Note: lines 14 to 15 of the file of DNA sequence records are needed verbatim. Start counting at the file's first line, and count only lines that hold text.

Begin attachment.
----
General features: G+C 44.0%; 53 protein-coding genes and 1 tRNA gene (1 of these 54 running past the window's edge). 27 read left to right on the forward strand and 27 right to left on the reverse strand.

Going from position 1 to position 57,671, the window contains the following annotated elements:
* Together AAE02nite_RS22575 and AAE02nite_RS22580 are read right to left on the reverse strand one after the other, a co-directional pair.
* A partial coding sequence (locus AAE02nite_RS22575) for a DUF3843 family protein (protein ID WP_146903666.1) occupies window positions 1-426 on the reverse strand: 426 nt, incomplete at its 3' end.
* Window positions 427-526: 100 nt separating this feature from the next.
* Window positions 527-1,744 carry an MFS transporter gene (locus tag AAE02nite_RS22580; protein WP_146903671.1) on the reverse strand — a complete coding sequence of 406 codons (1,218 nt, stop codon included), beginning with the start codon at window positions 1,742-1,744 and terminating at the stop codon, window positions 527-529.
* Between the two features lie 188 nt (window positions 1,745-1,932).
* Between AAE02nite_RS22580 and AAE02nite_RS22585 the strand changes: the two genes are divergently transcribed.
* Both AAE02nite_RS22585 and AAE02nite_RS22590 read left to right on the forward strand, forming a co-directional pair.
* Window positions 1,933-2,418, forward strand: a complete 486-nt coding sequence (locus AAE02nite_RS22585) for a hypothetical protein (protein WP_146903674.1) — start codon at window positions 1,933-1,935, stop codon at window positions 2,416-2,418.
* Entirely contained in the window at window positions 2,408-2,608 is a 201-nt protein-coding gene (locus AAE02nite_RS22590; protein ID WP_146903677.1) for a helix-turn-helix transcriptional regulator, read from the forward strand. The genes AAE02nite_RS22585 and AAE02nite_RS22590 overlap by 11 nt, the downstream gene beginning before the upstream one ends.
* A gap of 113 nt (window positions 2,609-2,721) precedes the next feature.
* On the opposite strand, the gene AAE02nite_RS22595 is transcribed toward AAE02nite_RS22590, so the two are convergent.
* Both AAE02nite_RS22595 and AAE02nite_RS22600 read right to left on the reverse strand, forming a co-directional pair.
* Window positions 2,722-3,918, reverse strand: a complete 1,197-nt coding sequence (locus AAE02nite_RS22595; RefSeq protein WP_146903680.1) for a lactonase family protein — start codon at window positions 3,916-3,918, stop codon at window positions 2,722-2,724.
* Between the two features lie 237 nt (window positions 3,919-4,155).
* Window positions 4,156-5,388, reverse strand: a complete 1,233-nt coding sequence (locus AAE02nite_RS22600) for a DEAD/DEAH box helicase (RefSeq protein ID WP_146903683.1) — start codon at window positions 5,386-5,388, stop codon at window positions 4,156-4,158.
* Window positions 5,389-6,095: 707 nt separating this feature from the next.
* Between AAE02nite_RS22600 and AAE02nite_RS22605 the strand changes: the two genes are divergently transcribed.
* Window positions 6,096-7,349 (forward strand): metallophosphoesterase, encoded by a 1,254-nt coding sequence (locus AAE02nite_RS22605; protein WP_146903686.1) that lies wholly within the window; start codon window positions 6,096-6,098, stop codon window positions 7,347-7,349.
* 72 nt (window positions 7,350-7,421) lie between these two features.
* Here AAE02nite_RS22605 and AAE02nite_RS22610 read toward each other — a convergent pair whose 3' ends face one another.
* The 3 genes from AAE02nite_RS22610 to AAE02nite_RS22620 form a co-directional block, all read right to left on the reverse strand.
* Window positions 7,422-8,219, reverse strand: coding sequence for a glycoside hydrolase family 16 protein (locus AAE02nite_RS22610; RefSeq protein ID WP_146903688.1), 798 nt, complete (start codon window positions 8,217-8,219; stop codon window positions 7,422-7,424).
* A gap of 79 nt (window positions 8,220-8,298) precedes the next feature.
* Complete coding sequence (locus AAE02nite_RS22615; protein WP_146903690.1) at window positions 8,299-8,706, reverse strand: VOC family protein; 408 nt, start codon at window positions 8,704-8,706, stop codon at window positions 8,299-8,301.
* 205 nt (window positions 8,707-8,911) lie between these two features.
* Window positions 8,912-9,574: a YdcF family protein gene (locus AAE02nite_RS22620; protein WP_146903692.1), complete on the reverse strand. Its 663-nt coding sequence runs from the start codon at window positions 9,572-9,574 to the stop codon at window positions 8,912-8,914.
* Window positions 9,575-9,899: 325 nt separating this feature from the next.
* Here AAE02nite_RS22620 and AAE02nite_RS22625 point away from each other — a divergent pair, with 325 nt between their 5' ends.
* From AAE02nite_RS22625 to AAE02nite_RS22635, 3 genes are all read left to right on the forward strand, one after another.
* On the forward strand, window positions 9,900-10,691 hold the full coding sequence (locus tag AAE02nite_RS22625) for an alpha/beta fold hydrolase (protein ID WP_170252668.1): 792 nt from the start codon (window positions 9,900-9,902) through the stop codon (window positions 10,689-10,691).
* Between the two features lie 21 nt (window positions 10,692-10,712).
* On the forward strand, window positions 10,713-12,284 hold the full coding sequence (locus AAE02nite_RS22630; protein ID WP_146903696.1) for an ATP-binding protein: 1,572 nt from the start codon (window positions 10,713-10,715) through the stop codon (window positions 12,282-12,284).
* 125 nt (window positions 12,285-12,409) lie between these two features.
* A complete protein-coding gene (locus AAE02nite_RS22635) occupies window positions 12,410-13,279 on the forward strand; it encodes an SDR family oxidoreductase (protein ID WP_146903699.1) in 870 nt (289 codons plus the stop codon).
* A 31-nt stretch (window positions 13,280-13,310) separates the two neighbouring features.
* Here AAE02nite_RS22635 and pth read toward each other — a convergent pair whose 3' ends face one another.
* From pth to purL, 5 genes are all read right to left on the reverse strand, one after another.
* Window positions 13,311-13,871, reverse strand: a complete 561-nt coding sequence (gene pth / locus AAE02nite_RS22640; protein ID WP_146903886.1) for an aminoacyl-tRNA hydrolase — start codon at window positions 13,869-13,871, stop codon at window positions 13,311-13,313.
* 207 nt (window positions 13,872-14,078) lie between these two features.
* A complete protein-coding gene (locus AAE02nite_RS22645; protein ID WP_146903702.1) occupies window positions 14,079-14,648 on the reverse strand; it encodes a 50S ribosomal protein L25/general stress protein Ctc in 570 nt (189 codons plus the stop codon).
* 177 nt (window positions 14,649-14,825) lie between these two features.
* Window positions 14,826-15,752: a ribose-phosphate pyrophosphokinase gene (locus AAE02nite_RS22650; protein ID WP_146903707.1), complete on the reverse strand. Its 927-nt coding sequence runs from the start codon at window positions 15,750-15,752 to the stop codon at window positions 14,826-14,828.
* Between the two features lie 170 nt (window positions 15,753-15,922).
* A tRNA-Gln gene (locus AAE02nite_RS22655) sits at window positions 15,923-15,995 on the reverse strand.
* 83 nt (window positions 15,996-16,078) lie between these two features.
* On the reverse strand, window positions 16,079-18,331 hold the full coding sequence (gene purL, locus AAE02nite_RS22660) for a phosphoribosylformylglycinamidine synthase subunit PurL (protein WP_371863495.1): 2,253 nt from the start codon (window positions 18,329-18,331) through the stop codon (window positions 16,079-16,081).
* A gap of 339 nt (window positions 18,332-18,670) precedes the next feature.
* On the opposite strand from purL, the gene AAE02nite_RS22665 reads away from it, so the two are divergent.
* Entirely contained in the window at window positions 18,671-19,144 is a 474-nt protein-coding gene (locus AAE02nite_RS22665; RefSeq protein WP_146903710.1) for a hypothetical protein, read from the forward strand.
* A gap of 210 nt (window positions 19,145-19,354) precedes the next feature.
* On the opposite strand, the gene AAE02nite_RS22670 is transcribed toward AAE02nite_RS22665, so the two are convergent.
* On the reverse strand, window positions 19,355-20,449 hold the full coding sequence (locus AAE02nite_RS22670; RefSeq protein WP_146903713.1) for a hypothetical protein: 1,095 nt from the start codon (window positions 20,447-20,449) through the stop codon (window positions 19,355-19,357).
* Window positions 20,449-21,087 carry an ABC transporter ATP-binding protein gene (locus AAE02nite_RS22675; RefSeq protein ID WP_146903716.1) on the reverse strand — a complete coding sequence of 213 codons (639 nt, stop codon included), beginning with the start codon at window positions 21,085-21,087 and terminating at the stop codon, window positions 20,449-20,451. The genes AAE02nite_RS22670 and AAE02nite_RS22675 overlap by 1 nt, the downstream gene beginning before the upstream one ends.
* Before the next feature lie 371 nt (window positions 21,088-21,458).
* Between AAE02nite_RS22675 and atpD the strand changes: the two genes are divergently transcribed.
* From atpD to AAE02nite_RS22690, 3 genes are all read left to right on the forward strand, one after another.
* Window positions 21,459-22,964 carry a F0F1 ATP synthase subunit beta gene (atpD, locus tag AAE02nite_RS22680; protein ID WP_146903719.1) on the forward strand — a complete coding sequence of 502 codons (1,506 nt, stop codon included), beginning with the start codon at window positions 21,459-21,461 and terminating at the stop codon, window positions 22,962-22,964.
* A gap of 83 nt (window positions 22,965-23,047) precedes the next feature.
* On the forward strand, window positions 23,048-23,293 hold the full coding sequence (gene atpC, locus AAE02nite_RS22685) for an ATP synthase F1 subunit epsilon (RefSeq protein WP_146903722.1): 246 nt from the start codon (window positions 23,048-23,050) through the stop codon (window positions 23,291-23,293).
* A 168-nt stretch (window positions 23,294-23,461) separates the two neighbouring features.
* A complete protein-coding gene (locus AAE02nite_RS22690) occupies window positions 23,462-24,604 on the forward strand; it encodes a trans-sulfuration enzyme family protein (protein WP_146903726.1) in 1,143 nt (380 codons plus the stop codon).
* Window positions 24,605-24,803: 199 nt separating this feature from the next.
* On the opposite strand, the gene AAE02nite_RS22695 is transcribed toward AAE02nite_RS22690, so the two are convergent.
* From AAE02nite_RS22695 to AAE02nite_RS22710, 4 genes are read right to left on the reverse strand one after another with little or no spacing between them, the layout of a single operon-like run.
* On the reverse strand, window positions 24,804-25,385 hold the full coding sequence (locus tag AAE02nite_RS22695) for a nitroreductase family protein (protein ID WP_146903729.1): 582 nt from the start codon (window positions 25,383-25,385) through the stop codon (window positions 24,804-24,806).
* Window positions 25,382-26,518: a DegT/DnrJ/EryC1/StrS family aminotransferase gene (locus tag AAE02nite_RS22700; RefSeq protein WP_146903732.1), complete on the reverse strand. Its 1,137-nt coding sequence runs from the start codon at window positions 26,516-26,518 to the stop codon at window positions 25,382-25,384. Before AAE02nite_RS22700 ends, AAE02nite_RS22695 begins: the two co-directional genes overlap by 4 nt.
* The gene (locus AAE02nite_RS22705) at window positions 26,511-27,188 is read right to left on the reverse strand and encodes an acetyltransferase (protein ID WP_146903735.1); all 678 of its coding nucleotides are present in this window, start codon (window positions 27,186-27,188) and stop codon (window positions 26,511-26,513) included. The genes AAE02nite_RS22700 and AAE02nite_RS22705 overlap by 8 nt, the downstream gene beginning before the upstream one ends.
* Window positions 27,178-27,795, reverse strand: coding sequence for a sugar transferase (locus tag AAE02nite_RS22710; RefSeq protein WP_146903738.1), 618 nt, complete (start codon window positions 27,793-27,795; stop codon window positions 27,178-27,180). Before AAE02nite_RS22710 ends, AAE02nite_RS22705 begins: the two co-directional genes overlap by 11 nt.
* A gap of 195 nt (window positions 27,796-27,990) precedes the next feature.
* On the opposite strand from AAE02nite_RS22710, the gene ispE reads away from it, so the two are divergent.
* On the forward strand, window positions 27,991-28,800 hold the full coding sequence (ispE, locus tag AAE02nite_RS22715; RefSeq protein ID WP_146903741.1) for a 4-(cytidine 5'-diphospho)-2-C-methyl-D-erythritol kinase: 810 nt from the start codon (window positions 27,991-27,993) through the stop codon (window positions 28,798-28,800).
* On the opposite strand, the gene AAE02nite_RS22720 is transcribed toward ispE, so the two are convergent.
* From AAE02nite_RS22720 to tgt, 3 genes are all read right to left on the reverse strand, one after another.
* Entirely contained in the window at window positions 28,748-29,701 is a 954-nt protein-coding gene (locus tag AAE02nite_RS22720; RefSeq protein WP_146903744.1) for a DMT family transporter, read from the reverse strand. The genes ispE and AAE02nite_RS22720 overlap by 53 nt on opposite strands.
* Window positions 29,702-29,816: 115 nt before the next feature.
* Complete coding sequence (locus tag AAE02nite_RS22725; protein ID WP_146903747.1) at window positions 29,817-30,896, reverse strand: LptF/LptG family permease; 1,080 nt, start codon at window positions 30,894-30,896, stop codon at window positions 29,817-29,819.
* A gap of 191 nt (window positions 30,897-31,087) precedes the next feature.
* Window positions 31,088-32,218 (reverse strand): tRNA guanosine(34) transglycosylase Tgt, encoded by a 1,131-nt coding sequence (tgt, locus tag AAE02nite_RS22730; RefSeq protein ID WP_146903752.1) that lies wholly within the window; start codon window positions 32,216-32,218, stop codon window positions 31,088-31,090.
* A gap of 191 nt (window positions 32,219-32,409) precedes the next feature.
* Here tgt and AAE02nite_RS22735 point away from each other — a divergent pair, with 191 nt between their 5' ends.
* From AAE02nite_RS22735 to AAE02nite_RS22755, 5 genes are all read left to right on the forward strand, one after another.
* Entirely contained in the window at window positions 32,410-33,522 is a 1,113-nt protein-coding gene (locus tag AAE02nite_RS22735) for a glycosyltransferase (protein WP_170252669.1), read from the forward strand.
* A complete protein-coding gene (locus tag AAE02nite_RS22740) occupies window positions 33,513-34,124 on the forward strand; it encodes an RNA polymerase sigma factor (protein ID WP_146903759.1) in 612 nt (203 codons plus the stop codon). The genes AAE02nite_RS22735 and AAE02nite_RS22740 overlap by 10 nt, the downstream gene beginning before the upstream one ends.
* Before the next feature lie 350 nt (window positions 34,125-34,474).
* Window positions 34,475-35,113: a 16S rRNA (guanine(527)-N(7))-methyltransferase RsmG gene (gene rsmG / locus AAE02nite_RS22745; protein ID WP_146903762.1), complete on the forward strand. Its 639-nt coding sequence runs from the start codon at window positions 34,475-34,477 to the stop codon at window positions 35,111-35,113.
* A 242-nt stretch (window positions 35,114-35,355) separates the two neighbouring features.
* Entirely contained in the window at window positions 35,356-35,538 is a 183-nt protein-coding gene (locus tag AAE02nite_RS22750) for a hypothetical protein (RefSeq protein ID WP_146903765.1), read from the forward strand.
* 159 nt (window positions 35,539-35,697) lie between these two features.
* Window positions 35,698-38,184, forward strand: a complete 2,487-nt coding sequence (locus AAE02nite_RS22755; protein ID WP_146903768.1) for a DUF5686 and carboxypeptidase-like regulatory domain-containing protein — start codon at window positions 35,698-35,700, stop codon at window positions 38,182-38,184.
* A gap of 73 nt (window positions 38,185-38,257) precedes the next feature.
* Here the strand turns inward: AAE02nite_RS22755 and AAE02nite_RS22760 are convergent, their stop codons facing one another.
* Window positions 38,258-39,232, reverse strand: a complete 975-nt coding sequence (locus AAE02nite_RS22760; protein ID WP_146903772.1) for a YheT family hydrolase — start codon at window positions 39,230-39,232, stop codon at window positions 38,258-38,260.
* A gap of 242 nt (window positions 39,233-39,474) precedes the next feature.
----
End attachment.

* Both AAE02nite_RS22595 and AAE02nite_RS22600 read right to left on the reverse strand, forming a co-directional pair.
* Window positions 2,722-3,918, reverse strand: a complete 1,197-nt coding sequence (locus AAE02nite_RS22595; RefSeq protein WP_146903680.1) for a lactonase family protein — start codon at window positions 3,916-3,918, stop codon at window positions 2,722-2,724.